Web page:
Gender Equality Mainstreaming Digest – April 2020 Issue
Here are the highlights of this month’s Gender Equality Mainstreaming Digest! Click HERE for the full version.
Opportunities and Upcoming Events:
Many events are being cancelled or re-scheduled at the last minute due to the Covid-19 pandemic. Please check each organization’s website or its social media site for up to date information.
Wednesday, April 29th, 2020, 7:30–8:30 p.m. EST
From Green Teacher: The resulting Indigenous Arts and Sciences (IAS) is an approach to environmental science education that engages Indigenous wisdom and scientific processes rooted in respect and reciprocity. While these are distinct from the more linear and chronological traditions of Western science, there are intersections at which Western sciences and Traditional ecological knowledge can meet and interact with one another to their mutual benefit.
This webinar is a story about Earth Partnership’s Indigenous Arts and Sciences—how it began, how our collaboration works, and what we have learned (and are still learning) along the way.
The Canadian Agri-Business Education Foundation (CABEF) awards seven $2,500 scholarships annually to Canadian students who are entering or currently pursuing an agricultural-related program at a Canadian college, university or apprenticeship (trade) institution.
Applications are due April 30, 2020.
This Month’s News:
Agriculture and Agri-Food Minister Marie Claude Bibeau marked her first anniversary in the portfolio. While Bibeau was not involved in the agricultural industry prior to entering the political arena, her riding is in the heart of Quebec farming country and she very quickly found herself as a voice supporting supply management at the cabinet table.
The federal minister said she will be announcing the make-up shortly for the first-ever Canadian Agricultural Youth Council. She unveiled plans to create the council last year and had been hoping to announce the membership at the forum. However, over 800 applications were received to sit on the group and it is taking more time than expected.
Gender parity in science and research is a crucial step towards the achievement of the Sustainable Development Goals (SDGs). Gender parity in science would be a major contribution to the achievement of Sustainable Development Goal 5 (SDG 5): achieve gender equality and empower all women and girls. It would also support SDG 9, which promotes innovation and SDG 17, which promotes statistical capacity building to meet the pressing need for more and better data.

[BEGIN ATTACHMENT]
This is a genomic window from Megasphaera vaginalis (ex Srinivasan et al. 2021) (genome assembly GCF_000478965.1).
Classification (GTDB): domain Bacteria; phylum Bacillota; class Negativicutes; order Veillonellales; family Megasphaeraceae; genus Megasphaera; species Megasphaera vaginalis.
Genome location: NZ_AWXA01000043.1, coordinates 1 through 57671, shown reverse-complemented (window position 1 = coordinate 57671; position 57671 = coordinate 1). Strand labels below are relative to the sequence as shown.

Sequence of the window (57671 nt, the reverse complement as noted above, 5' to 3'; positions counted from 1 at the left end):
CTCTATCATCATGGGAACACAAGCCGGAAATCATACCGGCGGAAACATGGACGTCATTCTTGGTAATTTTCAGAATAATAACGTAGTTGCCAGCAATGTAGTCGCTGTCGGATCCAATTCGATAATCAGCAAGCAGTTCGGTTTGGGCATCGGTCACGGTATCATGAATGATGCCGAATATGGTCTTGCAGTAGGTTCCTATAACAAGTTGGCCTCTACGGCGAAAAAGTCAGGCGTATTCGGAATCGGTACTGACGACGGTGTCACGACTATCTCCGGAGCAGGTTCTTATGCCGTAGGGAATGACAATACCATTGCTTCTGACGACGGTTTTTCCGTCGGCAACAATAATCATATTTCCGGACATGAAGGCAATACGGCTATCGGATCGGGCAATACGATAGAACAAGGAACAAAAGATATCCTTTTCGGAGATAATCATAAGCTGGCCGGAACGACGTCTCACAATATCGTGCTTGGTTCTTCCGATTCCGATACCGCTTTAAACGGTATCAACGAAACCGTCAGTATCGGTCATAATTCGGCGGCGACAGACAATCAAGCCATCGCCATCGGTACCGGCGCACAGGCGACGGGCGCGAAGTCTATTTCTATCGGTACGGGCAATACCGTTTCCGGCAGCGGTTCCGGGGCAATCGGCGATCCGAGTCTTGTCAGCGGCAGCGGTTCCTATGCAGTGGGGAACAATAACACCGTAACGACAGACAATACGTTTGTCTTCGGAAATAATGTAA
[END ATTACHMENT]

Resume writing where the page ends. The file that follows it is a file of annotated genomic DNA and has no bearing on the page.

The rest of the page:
It seems that the challenges facing women in science and research often intensify as they progress in their chosen field. UIS data show three major gender gaps.
- First, young women are less likely to continue their studies to the doctorate level – even though they are more likely than young men to gain Bachelor’s and Master’s degrees in science and research worldwide.
- Second, women who become scientists are less likely than men to remain scientists.
- Third, women scientists and researchers are more likely to work in academia or the public sector while men are more likely to work in the private sector, which offers higher salaries and greater opportunities.
Speakers on the “Women in Northern Ontario Agriculture” panel at the recent Northern Ontario Ag Conference in Sudbury talked about the expanding role for women in agriculture, the challenges of farming while female, and offered advice for both new and veteran farmers.
Organized by the Northern Ontario Farm Innovation Alliance (NOFIA), the conference drew about 120 people from across the province.
Women make great farm CEOs. Studies are showing that women have a lot to offer as executive decision-makers, and the reason why has some lessons to teach agriculture about what are the most valuable professional competencies needed on the farm, and why.
What does the research say? One global study showed that women hold about 38 per cent of senior leadership positions. What the study also showed, however, is that when they focused on identifying the most effective leaders within the sample group, women showed up at 52 per cent.
The skill set of a top farm CEO is shifting to a balance between technical and relational competencies.
Reports Publications and Resources:
Bending the Curve uses five of the key gender equality issues in the 2019 SDG Gender Index (sexual and reproductive health and rights, girls’ education, representation of women in leadership, laws on equality in the workplace, and safety) to answer questions about the pace and nature of change towards gender equality. Are countries moving towards greater equality or in the wrong direction? What are the prospects for bending the curve to reach the gender equality promises laid out in the SDGs by 2030?
The analysis finds that 67 countries – home to 2.1 billion girls and women – won’t achieve any of the gender equality targets by 2030 if their current pace of change continues. More than a third of countries studied have been moving slowly – or even in the wrong direction – on at least four of the five issues over the past decade or two.
The past year has been an important one for our Women Transforming the Workplace program. In our ninth year of existence since launching in 2011, we’re exploring how unconscious biases impact women at work. In late 2019, we analyzed the topic of unconscious bias in the workplace in depth, through a survey of 1,000 women and 1,000 men in Canada. We shared the insights that emerged across the country.
This recently published report identifies the following:
- how unconscious biases affect women at work
- rethinking current solutions to reduce biases
- forward-thinking solutions to promote female leadership
- key findings from our survey about unconscious biases